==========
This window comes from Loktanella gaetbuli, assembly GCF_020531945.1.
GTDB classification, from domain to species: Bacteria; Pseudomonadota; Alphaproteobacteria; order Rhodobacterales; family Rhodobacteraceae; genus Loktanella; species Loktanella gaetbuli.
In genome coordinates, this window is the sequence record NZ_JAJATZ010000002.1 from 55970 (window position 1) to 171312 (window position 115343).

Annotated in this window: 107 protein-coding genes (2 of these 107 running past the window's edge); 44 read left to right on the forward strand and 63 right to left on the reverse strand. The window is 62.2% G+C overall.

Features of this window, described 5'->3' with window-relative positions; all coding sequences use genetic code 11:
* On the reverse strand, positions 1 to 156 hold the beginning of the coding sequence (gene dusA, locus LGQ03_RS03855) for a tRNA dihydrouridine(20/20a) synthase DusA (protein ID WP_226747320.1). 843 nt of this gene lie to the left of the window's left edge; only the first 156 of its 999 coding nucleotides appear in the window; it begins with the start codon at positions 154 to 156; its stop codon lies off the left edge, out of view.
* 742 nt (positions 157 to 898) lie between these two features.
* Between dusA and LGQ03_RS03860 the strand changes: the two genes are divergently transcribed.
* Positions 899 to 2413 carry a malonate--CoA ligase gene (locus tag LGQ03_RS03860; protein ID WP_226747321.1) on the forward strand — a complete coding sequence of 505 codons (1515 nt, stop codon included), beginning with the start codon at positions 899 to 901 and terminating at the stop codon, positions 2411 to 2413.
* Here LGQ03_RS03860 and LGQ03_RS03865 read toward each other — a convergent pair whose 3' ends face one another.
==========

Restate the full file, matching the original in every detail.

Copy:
This window comes from Loktanella gaetbuli, assembly GCF_020531945.1.
GTDB classification, from domain to species: Bacteria; Pseudomonadota; Alphaproteobacteria; order Rhodobacterales; family Rhodobacteraceae; genus Loktanella; species Loktanella gaetbuli.
In genome coordinates, this window is the sequence record NZ_JAJATZ010000002.1 from 55970 (window position 1) to 171312 (window position 115343).

Annotated in this window: 107 protein-coding genes (2 of these 107 running past the window's edge); 44 read left to right on the forward strand and 63 right to left on the reverse strand. The window is 62.2% G+C overall.

Features of this window, described 5'->3' with window-relative positions; all coding sequences use genetic code 11:
* On the reverse strand, positions 1 to 156 hold the beginning of the coding sequence (gene dusA, locus LGQ03_RS03855) for a tRNA dihydrouridine(20/20a) synthase DusA (protein ID WP_226747320.1). 843 nt of this gene lie to the left of the window's left edge; only the first 156 of its 999 coding nucleotides appear in the window; it begins with the start codon at positions 154 to 156; its stop codon lies off the left edge, out of view.
* 742 nt (positions 157 to 898) lie between these two features.
* Between dusA and LGQ03_RS03860 the strand changes: the two genes are divergently transcribed.
* Positions 899 to 2413 carry a malonate--CoA ligase gene (locus tag LGQ03_RS03860; protein ID WP_226747321.1) on the forward strand — a complete coding sequence of 505 codons (1515 nt, stop codon included), beginning with the start codon at positions 899 to 901 and terminating at the stop codon, positions 2411 to 2413.
* Here LGQ03_RS03860 and LGQ03_RS03865 read toward each other — a convergent pair whose 3' ends face one another.